Ukraine’s Anima tests mental health via webcam

The Ukrainians have launched a neurotechnology startup, Anima, which aims to help people prevent mental disorders. Anima enables online early diagnosis of dangerous mental conditions using eye-tracking analysis. The founders call the tool a mental thermometer.

  • Anima was founded by Roman Havrysh, the managing partner at Aimbulance (CEO), and Sergey Danilov, Ph.D. in Neuroscience. They have been working on the project for three years since the idea was born and a year since the start of active development.
  • Previously, only psychologists and psychiatrists offline at a clinic could do a psychiatric assessment, but now, Anima can do it online. Moreover, according to Havrysh, the startup provides a more in-depth analysis thanks to eye-tracking technology, which is only now entering the market from scientific laboratories.
  • As the founders told AIN.Capital, they invested more than $100,000 of their own money in Anima without any outside investment.

How it works

According to Anima, eye-tracking technology is an effective evidence-based remote diagnosis of mental states. The test is based on tracking eye movements with a camera and determining attention bias. All you need to take the neuropsychological test is a laptop with a camera, the Internet, and Google Chrome.

The test is only available on a computer in the Google Chrome browser. Webcams record eye movements to measure one’s focus in response to different stimuli. It helps to assess:

  • a state of critical neurological systems
  • how quickly they are ready to respond to danger
  • emotional states of other people and potential rewards

Based on the user’s behavior, the instrument analyzes anxiety, depression, and the estimated risk of developing a mental condition.

“By analyzing eye movements, the way people notice and hold their attention on emotional, threatening stimuli, we can determine the level of anxiety or depression and how promising and safe people perceive the world around them,” Sergey Danilov explains.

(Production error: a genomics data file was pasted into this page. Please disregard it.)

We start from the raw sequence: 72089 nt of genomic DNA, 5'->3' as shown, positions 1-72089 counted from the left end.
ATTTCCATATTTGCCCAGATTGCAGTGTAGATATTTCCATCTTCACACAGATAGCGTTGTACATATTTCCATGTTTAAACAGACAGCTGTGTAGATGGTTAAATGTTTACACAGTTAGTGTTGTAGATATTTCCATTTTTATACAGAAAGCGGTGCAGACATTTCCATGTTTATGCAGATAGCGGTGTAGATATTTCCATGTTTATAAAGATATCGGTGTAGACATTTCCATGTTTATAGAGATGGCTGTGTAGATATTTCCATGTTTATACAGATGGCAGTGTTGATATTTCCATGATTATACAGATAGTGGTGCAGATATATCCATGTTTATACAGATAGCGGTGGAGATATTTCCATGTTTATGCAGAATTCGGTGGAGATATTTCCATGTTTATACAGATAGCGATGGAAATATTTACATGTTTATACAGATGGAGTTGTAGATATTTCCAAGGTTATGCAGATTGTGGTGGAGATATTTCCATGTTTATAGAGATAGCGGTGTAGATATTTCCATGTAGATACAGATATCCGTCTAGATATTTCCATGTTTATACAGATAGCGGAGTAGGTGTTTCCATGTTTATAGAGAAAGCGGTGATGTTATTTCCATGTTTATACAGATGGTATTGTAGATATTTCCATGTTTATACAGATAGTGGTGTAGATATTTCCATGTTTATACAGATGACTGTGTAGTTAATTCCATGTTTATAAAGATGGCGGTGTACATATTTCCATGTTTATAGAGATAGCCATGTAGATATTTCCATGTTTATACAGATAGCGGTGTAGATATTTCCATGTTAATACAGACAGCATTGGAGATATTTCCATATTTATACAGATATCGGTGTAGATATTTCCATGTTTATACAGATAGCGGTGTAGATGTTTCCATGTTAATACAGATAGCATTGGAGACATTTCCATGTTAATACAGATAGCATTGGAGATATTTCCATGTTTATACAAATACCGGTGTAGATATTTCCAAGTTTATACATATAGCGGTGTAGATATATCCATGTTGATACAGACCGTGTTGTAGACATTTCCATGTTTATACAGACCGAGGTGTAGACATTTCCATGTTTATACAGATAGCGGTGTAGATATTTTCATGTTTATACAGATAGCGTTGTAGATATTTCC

Target audience and monetization

The startup focused primarily on the military since they are under considerable mental strain during the full-scale war. According to Anima, the startup collaborated with military hospitals and psychologists, including those at the front lines.

“Classic psychological tests only partially solve the problem of monitoring soldiers’ stress readiness. Anima solves the issue of determining combat readiness and allows timely detection of unwanted changes in a military’s mental state after and between battles for timely and rapid rehabilitation,” tells Viktor Komarenko, a military psychologist of Azov.

  • Anima is available for free to military personnel. If you are a military psychologist or therapist working with displaced or vulnerable populations, you can get access at [email protected].
  • In response to the growing threat of population disorders and the need for financial stability, the startup has also launched a public version of the service. According to the World Health Organization, 1 in 4 Ukrainians has a significant risk of disorders.
  • For civilians, the application has several tariff plans, starting from $10 for a test that allows you to diagnose your mental state. Money from monetization will be used for free testing for the military and further development of the product.
  • Anima for civilians was released on February 6. As Roman Havrysh told the editor of AIN.Capital, the platform got several thousand visitors and hundreds of users in two days. As for the military version, the work there is more time-consuming and personalized, which also includes long-term therapy. Anima is not only a diagnostic tool but also a progress meter for several hundred patients.
  • The team plans to make Anima a commercial project in the future, primarily in Western markets. They are currently working on a US launch.